Pages: p. 4
Po-Ching Lin, Ying-Dar Lin, Tsern-Huei Lee, and Yuan-Cheng Lai
String matching has recently proven useful for deep packet inspection (DPI) to detect intrusions, scan for viruses, and filter Internet content. However, the algorithm must still overcome some hurdles, including becoming efficient at multigigabit processing speeds and scaling to handle large volumes of signatures.
Before 2001, researchers in packet processing were most interested in longest-prefix matching in the routing table on Internet routers and multifield packet classification in the packet header for firewalls and quality-of-service applications. However, DPI for various signatures is now of greater interest.
Yong Xue, Wei Wan, Yingjie Li, Jie Guang, Linyian Bai, Ying Wang, and Jianwen Ai
A reliable atmospheric remote-sensing monitor uses physical or statistical models for which the parameters must be retrieved quantitatively. However, such retrieval is data-intensive. High-resolution, wide-range, and long-duration observations produce several terabytes of data each day.
Processing such massive volumes of data into scientific aerosol products involves addressing several computational problems. Processing Level 1B data for Level 2 aerosol products for a single day requires 13 Gbytes total to achieve full coverage of China's main land surface.
Oreste Villa, Daniele Paolo Scarpazza, and Fabrizio Petrini
String-searching algorithms are at the core of search engines, intrusion detection systems, virus scanners, spam filters, and content-monitoring systems. Fast string-searching implementations traditionally have been based on specialized hardware like FPGAs and application-specific instruction-set processors, but the advent of multicore architectures such as IBM's Cell Broadband Engine is adding new players to the game.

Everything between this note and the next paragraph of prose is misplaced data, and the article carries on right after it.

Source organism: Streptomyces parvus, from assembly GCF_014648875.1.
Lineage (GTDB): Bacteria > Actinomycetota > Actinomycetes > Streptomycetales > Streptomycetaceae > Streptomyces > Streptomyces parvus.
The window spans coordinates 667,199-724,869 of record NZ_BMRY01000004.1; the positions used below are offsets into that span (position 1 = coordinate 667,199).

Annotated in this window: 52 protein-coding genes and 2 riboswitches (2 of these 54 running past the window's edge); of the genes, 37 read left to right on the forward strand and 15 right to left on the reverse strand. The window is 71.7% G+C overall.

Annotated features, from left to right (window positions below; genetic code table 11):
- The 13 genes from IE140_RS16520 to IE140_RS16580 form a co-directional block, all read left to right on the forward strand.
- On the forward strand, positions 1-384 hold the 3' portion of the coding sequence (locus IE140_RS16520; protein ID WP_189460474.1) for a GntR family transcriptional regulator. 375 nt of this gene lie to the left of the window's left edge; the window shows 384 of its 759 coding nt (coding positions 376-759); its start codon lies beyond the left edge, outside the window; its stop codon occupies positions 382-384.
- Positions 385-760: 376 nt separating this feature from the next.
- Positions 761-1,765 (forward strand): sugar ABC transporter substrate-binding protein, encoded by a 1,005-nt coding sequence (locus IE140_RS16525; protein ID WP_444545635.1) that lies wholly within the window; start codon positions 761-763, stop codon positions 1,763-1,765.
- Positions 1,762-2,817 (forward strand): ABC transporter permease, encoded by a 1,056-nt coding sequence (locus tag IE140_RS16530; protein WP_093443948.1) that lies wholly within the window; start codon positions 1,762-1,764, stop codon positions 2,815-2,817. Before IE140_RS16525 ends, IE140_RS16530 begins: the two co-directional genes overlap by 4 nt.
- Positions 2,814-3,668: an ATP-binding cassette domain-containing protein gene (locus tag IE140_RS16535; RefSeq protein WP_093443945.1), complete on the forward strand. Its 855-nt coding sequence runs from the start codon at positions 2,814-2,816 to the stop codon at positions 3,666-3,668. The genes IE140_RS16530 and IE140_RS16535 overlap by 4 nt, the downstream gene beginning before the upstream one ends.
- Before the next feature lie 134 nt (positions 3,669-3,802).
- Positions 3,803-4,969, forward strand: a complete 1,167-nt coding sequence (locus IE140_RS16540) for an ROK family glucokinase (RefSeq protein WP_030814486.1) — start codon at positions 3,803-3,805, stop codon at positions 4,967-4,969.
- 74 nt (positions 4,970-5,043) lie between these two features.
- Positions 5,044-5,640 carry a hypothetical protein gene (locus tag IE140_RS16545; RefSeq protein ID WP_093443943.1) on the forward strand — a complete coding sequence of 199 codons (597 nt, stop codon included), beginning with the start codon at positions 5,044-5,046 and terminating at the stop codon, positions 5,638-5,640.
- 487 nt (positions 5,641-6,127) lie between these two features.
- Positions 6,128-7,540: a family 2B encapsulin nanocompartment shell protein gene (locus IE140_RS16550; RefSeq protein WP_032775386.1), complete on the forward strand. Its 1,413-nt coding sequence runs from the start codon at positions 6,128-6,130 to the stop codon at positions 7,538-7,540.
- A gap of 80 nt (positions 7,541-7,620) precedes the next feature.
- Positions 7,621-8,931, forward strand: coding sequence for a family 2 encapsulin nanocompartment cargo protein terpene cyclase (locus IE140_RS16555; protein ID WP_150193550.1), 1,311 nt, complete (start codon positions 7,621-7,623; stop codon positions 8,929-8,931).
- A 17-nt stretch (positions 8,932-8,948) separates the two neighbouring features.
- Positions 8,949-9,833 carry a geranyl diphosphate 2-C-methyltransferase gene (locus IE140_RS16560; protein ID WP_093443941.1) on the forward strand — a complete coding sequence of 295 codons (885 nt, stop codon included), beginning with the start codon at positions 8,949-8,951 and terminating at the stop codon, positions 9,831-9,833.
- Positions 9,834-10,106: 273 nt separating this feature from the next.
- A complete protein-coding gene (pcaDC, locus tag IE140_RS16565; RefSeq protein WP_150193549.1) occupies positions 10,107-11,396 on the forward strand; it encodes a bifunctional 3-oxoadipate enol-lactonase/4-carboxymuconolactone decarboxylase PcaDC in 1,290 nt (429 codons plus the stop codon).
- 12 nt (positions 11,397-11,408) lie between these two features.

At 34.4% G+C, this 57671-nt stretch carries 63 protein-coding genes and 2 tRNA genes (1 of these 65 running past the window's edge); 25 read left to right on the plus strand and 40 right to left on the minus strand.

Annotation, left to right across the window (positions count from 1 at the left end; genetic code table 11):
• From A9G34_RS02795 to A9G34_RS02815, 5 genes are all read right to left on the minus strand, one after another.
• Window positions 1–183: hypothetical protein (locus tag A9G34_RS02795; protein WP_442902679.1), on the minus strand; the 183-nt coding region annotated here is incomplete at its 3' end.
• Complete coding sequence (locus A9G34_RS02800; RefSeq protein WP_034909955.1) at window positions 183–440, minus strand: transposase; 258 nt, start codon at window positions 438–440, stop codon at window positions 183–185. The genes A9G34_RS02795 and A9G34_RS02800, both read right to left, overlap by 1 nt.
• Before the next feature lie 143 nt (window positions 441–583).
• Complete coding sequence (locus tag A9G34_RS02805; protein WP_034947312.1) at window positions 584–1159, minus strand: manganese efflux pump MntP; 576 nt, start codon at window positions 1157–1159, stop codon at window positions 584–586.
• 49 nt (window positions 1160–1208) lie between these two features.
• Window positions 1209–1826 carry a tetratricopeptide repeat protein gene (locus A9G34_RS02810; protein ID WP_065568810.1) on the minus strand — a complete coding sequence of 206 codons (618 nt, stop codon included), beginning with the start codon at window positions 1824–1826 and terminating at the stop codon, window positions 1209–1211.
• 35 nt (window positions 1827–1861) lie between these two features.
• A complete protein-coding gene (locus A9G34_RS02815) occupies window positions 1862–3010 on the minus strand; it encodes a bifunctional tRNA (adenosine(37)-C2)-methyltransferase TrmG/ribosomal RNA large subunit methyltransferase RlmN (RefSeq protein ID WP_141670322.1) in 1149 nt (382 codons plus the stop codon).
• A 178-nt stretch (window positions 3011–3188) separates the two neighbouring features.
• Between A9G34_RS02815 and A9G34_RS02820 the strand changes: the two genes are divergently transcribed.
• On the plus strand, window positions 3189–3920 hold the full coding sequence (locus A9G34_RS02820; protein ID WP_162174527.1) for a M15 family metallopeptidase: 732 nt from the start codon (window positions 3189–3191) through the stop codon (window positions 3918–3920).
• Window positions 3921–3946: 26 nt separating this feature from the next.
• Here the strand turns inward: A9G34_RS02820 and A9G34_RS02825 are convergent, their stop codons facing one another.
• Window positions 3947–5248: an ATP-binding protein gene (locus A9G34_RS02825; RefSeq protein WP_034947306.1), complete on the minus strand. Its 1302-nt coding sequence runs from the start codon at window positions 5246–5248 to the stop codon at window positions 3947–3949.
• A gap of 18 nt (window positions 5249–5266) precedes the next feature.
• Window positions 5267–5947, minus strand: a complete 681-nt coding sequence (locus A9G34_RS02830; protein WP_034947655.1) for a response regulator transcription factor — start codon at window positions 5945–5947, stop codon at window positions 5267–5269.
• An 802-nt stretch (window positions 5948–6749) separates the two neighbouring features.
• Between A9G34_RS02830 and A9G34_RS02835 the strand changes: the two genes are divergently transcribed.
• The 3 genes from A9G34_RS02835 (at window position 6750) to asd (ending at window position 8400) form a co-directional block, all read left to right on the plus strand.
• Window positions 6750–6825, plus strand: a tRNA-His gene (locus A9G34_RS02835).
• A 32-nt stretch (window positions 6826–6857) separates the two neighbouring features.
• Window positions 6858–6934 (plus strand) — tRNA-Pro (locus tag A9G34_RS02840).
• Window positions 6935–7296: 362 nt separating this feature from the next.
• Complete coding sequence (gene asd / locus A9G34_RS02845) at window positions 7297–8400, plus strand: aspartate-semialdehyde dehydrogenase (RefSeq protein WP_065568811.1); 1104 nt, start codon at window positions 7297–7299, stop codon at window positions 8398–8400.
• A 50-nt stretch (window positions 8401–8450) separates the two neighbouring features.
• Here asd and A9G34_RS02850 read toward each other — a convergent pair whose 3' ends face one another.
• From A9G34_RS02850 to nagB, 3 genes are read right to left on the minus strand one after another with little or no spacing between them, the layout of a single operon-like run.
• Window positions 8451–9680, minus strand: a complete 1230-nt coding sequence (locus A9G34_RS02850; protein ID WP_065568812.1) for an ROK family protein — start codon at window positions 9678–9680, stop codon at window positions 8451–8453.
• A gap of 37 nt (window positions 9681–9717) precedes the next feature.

The authors developed a parallelization strategy for the Aho-Corasick algorithm that achieves performance comparable to other results in the literature with small data dictionaries but exploits the Cell's sophisticated memory subsystem to effectively handle large dictionaries.
Vijay S. Kumar, Sivaramakrishnan Narayanan, Tahsin Kurc, Jun Kong, Metin N. Gurcan, and Joel Saltz
Digital microscopy opens new opportunities to study a disease's tissue characteristics at the cellular level. Traditionally, human experts visually examine tissue and classify images, then make a diagnosis. This process is time-consuming and the sheer size of image datasets makes gleaning information from digital microscopy slides data-intensive.
The authors' work addresses problems in two areas: the processing of large digitized slides for analysis and the semantic query of annotated images and image regions in a large image dataset.
Maya Gokhale, Jonathan Cohen, Andy Yoo, W. Marcus Miller, Arpith Jacob, Craig Ulmer, and Roger Pearce
Data-intensive problems challenge conventional computing architectures with demanding CPU, memory, and I/O requirements. Using benchmarks that draw on three data types—scientific imagery, unstructured text, and semantic graphs representing networks of relationships—the authors demonstrate that emerging hardware technologies to augment traditional microprocessor-based computing systems can deliver 2 to 17 times the performance of general-purpose computers on a wide range of data-intensive applications by increasing compute cycles and bandwidth and reducing latency.
Cyrus Shahabi, Mehrdad Jahangiri, and Farnoush Banaei-Kashani
By design, developers optimize traditional databases for transactional rather than analytical query processing. These databases support only a few basic analytical queries with nonoptimal performance and, therefore, provide inappropriate tools for analyzing massive datasets.
Online analytical processing tools have emerged to address the limitations of traditional databases and spreadsheet applications. OLAP tools support complex analytical queries and handle massive datasets. The authors' ProDA system uses these tools to enable exploratory analysis of massive multidimensional datasets.